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A Few Bad Apples

Brutality, corruption and abuses of power in the Metropolitan Police at the turn of the 20th century led to an inquiry – but no reform.

A Metropolitan Police officer, late 19th century © Popperfoto/Getty Images.

At 10.30pm on 20 March 1906, Mrs Victoria Norris changed omnibus outside the Peter Robinson department store at Oxford Circus in the West End of London. She was heading home to her husband, a naval architect, in south London. It was raining hard and she was carrying a large box. She dropped her umbrella and a gentleman stooped to pick it up. She thanked him. The next thing she knew, a police officer grabbed her chin in his hand and said: ‘Hello my good lady’. This was PC Arthur Cole, who then marched Mrs Norris off to nearby Great Marlborough Street police station. In court the next morning, PC Cole branded her a prostitute and claimed that she had been in Oxford and Regent Streets almost nightly, soliciting men. He had watched her that night for a minute or two, smiling up into gentlemen’s faces, he told the magistrate. After his initial caution, she went on to solicit two more men. One of these men allegedly said to Cole: ‘These women are a nuisance, constable.’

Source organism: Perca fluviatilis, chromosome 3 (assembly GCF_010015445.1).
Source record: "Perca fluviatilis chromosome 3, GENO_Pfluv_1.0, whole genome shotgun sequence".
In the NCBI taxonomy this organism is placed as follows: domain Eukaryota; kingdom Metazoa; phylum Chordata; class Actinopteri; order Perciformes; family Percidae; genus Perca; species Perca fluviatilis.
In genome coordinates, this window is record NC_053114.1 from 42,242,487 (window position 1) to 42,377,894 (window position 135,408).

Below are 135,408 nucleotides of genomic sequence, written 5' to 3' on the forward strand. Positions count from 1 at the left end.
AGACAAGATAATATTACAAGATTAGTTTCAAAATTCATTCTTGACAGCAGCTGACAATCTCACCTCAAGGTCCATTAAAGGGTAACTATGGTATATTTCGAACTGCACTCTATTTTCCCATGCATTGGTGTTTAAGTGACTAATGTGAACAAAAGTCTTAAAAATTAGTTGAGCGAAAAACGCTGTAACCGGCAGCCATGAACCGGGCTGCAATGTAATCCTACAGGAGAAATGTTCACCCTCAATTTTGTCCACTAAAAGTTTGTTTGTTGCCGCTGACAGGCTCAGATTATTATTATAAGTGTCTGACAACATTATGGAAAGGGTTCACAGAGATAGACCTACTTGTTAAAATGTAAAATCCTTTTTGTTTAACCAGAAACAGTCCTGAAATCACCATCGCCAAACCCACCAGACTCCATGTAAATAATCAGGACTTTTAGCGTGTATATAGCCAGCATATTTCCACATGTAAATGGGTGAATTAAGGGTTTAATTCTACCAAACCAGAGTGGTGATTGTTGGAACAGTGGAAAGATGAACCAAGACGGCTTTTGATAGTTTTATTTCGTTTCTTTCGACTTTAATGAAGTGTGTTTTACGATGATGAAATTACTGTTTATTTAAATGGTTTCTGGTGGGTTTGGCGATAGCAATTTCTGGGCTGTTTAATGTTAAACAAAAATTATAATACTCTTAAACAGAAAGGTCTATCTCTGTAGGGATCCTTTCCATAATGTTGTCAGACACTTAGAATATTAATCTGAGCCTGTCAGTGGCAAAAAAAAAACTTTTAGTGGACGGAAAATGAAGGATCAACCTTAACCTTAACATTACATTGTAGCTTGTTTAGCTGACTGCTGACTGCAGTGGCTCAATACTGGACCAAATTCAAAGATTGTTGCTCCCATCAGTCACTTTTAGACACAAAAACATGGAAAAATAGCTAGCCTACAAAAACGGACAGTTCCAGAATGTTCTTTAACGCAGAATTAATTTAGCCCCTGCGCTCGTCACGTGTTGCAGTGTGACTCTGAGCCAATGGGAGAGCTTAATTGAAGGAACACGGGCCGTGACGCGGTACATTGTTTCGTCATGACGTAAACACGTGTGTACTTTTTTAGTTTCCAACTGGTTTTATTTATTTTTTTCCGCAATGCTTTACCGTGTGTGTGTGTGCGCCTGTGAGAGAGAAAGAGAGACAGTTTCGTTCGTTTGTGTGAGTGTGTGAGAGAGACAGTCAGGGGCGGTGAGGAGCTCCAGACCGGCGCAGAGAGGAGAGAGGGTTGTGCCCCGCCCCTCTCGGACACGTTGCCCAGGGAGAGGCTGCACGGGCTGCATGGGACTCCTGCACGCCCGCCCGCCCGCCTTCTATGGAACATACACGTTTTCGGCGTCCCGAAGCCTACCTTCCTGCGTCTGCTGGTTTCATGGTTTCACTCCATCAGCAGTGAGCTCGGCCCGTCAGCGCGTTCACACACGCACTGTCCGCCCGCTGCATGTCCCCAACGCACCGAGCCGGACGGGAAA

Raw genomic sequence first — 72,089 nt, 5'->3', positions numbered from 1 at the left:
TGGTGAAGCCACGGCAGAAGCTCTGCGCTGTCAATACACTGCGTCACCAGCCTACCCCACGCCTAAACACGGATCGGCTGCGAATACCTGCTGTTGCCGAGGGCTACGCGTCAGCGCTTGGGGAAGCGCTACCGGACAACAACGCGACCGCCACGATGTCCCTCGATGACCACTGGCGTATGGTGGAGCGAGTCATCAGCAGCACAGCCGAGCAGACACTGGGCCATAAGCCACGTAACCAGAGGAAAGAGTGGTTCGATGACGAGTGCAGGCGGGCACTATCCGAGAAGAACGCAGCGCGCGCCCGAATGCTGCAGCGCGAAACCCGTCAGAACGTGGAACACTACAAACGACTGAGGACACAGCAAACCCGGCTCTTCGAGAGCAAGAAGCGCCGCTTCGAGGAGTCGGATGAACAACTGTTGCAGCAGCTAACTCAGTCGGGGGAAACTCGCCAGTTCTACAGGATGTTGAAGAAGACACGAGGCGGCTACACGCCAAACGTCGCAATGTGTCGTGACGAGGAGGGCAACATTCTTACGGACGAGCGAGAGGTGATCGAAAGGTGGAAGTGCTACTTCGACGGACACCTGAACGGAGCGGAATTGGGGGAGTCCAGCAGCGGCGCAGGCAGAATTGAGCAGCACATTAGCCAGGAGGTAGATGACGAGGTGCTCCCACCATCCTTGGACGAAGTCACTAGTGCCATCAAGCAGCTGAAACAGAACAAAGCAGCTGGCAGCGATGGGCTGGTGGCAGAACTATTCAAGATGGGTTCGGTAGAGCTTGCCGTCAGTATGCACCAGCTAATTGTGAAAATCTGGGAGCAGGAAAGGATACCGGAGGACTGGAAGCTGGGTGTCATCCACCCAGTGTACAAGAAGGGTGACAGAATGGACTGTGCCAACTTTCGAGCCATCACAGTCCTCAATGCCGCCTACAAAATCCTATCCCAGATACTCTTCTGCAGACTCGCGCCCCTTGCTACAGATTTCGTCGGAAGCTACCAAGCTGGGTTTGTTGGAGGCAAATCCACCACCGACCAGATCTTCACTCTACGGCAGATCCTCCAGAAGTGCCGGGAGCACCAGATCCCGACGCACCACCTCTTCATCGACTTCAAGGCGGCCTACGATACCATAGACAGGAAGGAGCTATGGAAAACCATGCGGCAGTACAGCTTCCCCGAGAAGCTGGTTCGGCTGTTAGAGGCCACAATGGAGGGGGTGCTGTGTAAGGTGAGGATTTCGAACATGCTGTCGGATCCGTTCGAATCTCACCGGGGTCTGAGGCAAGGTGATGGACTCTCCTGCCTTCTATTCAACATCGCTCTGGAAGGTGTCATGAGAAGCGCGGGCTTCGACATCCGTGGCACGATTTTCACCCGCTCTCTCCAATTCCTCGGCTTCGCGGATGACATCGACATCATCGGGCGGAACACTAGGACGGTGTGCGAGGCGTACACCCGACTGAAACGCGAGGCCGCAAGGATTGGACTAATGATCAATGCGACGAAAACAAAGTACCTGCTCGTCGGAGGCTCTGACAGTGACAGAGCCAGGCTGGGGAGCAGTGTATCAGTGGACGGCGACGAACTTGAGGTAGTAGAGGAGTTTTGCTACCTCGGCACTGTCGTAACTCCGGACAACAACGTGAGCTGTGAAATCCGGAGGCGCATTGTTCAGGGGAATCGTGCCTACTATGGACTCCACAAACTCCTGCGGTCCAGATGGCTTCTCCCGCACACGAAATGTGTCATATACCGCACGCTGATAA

For her part, Mrs Norris said that on a previous occasion, PC Cole had pestered her to come and have a drink with him. ‘I told him to go away … I was a married woman. He said: “Yes, I know all about that – your husband is your ponce.”’ Cole held the record for Metropolitan Police Division C arrests for solicitation – having hauled in around 200 women in the shopping streets of London’s West End. 

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